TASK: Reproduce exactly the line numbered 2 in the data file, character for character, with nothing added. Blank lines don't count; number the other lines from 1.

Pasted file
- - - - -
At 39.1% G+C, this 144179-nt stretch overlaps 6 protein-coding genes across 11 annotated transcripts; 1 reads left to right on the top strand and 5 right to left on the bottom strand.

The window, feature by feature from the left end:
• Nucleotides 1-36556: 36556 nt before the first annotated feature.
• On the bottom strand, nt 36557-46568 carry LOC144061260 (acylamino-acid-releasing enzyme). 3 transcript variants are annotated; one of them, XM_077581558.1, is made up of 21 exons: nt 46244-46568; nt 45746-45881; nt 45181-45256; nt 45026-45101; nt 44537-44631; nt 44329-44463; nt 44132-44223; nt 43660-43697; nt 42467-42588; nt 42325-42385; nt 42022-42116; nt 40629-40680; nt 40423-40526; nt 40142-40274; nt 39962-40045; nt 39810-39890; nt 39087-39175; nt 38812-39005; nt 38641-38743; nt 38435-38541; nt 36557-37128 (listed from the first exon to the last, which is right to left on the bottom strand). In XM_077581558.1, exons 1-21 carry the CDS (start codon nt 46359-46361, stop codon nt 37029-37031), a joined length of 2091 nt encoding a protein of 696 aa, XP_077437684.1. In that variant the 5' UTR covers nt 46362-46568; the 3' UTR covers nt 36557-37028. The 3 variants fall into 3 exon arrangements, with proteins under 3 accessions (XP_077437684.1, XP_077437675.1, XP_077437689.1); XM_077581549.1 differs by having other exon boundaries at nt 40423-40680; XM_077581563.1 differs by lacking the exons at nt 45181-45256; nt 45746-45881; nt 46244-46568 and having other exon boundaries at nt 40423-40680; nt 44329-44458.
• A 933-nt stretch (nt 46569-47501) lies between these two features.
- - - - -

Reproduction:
The window, feature by feature from the left end: